Tuesday, October 21, 2008

Invitation to a Retreat (1)

There must be times in your life that you yearn for more of God than your schedule will allow. We all have. We are tired, stressed by our jobs, crowded by friends and burdened by obligations. We have abundant life but are too busy for it! Even good obligations and commitments can turn toxic to our soul. Christian author, Madeleine L’Engle resonates within us when she writes in A Circle of Quiet that “(e)very so often I need a OUT; something will throw me into total disproportion, and I have to get away from everyone- away from all those people I love most in the world-in order to regain a sense of proportion.” However this is more than just a need to get away. There is also a need to get to (somewhere). And in our case, the need is to get to the presence of God. In other words, we need to go to a spiritual retreat.

“Spiritual retreat,” explains Emilie Griffin in Wilderness Time, “is simply a matter of going into a separate place to seek Christian growth in a disciplined way. Retreat offers us the grace to be ourselves in God’s presence without self-consciousness, without masquerade. Retreat provides the chance to spend time generously in the presence of God. In such time, God helps us to empty ourselves of cares and anxieties, to be filled with wisdom that restores us.”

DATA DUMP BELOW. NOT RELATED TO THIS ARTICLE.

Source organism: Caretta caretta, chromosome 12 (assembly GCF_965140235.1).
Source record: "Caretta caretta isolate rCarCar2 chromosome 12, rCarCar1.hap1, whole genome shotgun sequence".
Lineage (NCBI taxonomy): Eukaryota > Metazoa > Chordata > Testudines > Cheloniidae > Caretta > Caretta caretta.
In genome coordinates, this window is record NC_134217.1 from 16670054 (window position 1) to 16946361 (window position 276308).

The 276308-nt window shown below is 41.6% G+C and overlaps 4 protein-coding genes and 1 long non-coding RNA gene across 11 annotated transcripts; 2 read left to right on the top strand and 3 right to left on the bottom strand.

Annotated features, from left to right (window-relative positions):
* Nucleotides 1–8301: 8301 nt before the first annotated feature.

Jesus himself sought times of quiet and solitude. The evangelist Mark tells us in middle of a busy schedule, “(v)ery early in the morning, while it was still dark, Jesus got up, left the house and went off to a solitary place, where he prayed. Simon and his companions went to look for him, and when they found him, they exclaimed: "Everyone is looking for you!"” (Mark 1:35-37). This is not an isolated incident for Jesus. After his miraculous feeding of the five thousand, “(i)mmediately Jesus made his disciples get into the boat and go on ahead of him to Bethsaida, while he dismissed the crowd. After leaving them, he went up on a mountainside to pray” (Mark 6:56-46).

The evangelist Matthew too made a similar observation of Jesus: “After he had dismissed them, he went up on a mountainside by himself to pray. When evening came, he was there alone.” (Matthew 14:23). Luke too remarks on this peculiar characteristic of Jesus: “Yet the news about him spread all the more, so that crowds of people came to hear him and to be healed of their sicknesses. But Jesus often withdrew to lonely places and prayed.” (Luke 5:15-16). It appears that the more his fame spreads, the more he is in demand as a teacher and healer, the more Jesus looks for a quiet place, to be away from the crowd that he serves. And what does he do when he is alone? He prays. He commune with his Father. As soldiers in battle in the frontline need to be rotated back to the rear to rest or team sportspersons have time out, Jesus after every spiritual battle needs a retreat; a retreat, not in the sense of a setback but in the concept of a timeout. It is in his Father that Jesus finds rest.


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